We spent a week in Brittany, on the coast, where we saw the sea with oysters and lobsters, and close to the sea there were large fields with vegetables.
Brittany is a big producer of cauliflower, tomatoes and artichokes, the large variety.
However, when I wanted to buy some at a local farm, the farmer said he had none left because of a dry spell. Back home, near Paris, we did find artichoke on the market.
Continue reading Artichoke and hake
My wife is growing herbs in a window box and she recently had a relatively large harvest of marjoram. I could have used it on a pizza dish but the dough and cheese would have been rather heavy, especially with the current heat.
I stumbled on this recipe. The combination of lemon and chicken is a pleasant one and I used it in roast chicken. Here, the procedure is slightly different.
The result was very pleasant. We were left with a lot of sauce afterwards that could be used to accompany other dishes.
Continue reading Chicken with lemon, onion and marjoram
Coley, or hake/pollock, is far from a glorious fish.
It has a bland taste and the meat tends to flake. It is however a cheap alternative to cod and contains loads of potassium and calcium but also salt. It is very low in fat.
It is a good fish to eat but you need to spice it up.
Continue reading Coley, chorizo and black rice
Sometimes the simplest recipes give extraordinary good results.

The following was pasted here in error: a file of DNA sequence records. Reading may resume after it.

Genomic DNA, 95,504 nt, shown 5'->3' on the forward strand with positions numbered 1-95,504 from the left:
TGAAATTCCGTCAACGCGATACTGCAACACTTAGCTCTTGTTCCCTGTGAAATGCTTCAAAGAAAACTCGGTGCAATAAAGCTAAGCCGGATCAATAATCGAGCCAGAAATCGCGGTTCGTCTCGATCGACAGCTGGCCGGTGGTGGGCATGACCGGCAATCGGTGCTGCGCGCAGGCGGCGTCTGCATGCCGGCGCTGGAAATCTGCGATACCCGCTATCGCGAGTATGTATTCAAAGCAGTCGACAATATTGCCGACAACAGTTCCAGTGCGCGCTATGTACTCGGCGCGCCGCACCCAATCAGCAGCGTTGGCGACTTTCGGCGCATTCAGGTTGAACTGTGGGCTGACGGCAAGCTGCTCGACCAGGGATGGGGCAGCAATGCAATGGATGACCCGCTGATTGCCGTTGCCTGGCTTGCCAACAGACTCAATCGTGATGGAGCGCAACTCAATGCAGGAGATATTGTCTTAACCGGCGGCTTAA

Like this variation on the classic roast chicken from the oven.
Lemon gives it a bit of peps, it makes it tangy and fresh, it also helps preventing the chicken meat from getting dry during the cooking.
This you can also prevent through low temperature cooking or by putting the chicken in a plastic bag, but then you do not get the typical scorched and crackly skin of the traditional roast chicken.
Here the coriander and the lemon juice give the chicken an appetising colour.
Continue reading Roast chicken with lemon
I was in a jam mood, I nearly bought a real copper confiture basin but it would not have worked on my induction stove. Most jams are sweet, but this one is more sweet and sour, and very refreshing.
Of course I made a huge mistake. While it is the high season for jams made from red fruits, it is not the season for lemon or lime at all. The best lemons in France, the Menton lemons, are sold in the first quarter of the year and the lime from November to March.
Continue reading Lemon and lime jam